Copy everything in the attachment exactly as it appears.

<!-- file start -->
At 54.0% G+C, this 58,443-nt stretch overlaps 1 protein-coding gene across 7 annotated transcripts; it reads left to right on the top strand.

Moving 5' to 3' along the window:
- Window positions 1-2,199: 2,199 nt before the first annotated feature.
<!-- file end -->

At 54.0% G+C, this 58,443-nt stretch overlaps 1 protein-coding gene across 7 annotated transcripts; it reads left to right on the top strand.

Moving 5' to 3' along the window:
- Window positions 1-2,199: 2,199 nt before the first annotated feature.